My son’s MacBook Air got stolen last year when his apartment was burglarized. We spent a lot of time together changing passwords. With File Vault, we wouldn’t have had to do that. I strongly recommend using File Vault.
If you’ve just bought a new Mac, and you’re upgrading from an older computer, you want all of your files and data to be accessible on the new machine. But when setting up a new Mac, should you migrate or do a clean installation?
When you buy a new Mac, it might be a good idea to do a clean installation; starting from scratch, with a brand-new operating system, and adding the files that you need manually. Here’s how to migrate your files to your new Mac, or do a clean installation, and the pros and cons of both methods.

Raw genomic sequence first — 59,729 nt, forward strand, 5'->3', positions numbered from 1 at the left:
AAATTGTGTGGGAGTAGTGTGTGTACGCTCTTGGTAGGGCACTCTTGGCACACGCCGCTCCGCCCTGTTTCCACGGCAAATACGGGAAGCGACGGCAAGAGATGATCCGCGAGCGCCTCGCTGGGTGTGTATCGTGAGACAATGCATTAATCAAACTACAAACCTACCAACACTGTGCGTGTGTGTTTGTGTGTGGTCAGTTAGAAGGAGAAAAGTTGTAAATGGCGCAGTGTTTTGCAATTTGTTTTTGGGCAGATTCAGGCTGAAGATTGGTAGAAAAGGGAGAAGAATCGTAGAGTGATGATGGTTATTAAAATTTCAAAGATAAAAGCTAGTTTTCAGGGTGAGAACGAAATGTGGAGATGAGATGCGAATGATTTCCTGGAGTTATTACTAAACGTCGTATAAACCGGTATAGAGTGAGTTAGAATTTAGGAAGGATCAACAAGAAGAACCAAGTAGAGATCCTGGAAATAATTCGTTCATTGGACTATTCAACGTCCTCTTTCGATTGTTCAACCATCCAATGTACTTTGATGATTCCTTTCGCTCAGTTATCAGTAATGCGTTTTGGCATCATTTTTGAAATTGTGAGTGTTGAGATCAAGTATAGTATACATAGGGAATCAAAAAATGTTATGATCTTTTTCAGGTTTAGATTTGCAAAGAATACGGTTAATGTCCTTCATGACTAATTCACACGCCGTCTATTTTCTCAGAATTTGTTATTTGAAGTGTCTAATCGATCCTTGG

You know it could happen some day: you might lose your iPhone, iPad or laptop. If you’ve activated Find My iPhone (or the similarly named feature for other devices), you’ll get an approximate location for the device, but if it’s in an apartment building or office building, or if there’s no Wi-Fi or cellular access, you might not be able to track it down precisely.
If someone finds your device, it would be good to make it easy for them to get in touch and return the device to you. There are plenty of Good Samaritans out there, and it’s worth preparing your device so if one does find it, they can contact you.
Essentially, you want to add contact information to your device, in a way that anyone who turns it on can find your name, email address and phone number (obviously not your iPhone’s number), and get in touch. An easy way would be to paste a sticker on your device, but that might be ugly and it could wear out. Why not add contact information to the lock screens of your Macs and iOS devices? It’s easy.